The foregoing statute and the case law relating to in rem jurisdiction has been based on the decisions in Pennoyer v. Neff, 95 U.S. 714, 24 L. Ed. 565 (1878), which for a hundred years has provided the conceptual framework for jurisdictional matters in the United States. Pennoyer asserted that jurisdiction was defined by two principles: (1) that every state possesses exclusive jurisdiction and sovereignty over persons and property within its territory, and (2) that a state cannot exercise direct jurisdiction over persons or property without its territory. The decision recognized that the states must comply with the standards of due process but perceived the requirements for jurisdiction over property as conceptually distinct from those applicable to personal jurisdiction. The mere presence of property was sufficient for in rem jurisdiction, whereas the presence of the defendant's person within the state was essential for in personam jurisdiction. These bifurcated jurisdictional standards have been maintained over the years, with the state courts exercising jurisdiction based on the presence of property in actions in rem and quasi in rem and exercising personal jurisdiction based on the presence of the person.

The concept of in personam jurisdiction has been adjusted by the courts during the past century to meet the needs of a mobile society by judicially circumventing the presence of the person as the basis for jurisdiction with the fictions of implied consent and constructive presence, based on activities in the state, i.e., operating a motor vehicle or doing business.

But the fiction-eroded standards for in personam jurisdiction were supported two decades ago by International Shoe Co. v. Washington, 326 U.S. 310, 66 S. Ct. 154, 90 L. Ed. 95, 161 A.L.R. 1057 (1945), which held that "due process requires only that in order to subject a defendant to a judgment in personam, if he be not present within the territory of the forum, he have certain minimum contacts with it such that the maintenance of the suit does not offend `traditional notions of fair play and substantial justice.'"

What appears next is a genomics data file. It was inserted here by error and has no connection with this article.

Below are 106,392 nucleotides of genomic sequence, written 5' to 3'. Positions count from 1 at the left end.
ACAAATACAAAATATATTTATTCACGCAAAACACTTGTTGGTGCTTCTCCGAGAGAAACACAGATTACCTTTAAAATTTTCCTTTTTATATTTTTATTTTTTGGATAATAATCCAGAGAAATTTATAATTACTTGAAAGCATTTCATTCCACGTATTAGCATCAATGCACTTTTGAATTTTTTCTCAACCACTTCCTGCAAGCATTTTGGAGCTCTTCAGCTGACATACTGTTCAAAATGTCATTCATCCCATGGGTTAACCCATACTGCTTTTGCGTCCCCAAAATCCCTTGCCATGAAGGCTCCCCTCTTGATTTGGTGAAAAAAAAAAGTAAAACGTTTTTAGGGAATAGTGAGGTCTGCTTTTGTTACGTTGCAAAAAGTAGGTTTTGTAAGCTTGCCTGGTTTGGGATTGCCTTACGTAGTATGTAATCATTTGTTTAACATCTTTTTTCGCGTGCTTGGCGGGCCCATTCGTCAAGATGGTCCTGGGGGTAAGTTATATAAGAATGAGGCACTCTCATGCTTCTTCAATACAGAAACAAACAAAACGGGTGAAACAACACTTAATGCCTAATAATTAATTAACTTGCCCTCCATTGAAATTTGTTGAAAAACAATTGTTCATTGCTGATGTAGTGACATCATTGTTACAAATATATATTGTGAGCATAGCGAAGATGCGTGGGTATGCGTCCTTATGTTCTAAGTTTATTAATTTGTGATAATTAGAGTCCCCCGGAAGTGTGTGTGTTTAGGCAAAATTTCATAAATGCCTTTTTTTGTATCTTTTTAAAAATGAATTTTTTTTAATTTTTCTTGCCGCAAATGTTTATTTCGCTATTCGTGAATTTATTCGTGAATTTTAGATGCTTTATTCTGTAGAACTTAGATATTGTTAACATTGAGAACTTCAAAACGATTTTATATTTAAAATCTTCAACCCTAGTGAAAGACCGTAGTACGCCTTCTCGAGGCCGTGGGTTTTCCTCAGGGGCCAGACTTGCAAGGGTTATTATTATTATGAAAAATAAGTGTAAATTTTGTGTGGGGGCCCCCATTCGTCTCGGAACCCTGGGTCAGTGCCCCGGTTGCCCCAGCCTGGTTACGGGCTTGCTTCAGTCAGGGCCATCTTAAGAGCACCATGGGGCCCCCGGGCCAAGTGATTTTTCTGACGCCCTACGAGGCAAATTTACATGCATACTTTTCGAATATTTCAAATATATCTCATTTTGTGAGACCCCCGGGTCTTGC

Recently, in Shaffer v. Heitner, 433 U.S. 186, 97 S. Ct. 2569, 53 L. Ed. 2d 683 (June 1977), the Supreme Court held for the first time that the standards of fairness, reasonableness *167 and substantial justice and the minimum contacts required by International Shoe should govern actions in rem as well as in personam. The court suggested that all of the circumstances relating to the controversy should be considered in determining reasonableness.

In Shaffer, the asserted basis of jurisdiction was the statutory presence of defendants' property in Delaware, by statute the situs for ownership of stock in a Delaware corporation. The action was a stockholder's derivative suit by a nonresident against nonresident officers and directors of a Delaware corporation for breach of corporate duties. In the case sub judice the basis of jurisdiction was real property. Where real property has some relation to the controversy, the interest of the State in realty within its borders, and the defendant's substantial relationship with the forum should support jurisdiction. But in the case before us the controversy had no relation to the realty, and Shaffer clearly held that jurisdiction could not be based on the mere presence of property. We interpret Shaffer as controlling the case sub judice if Shaffer has retroactive effect.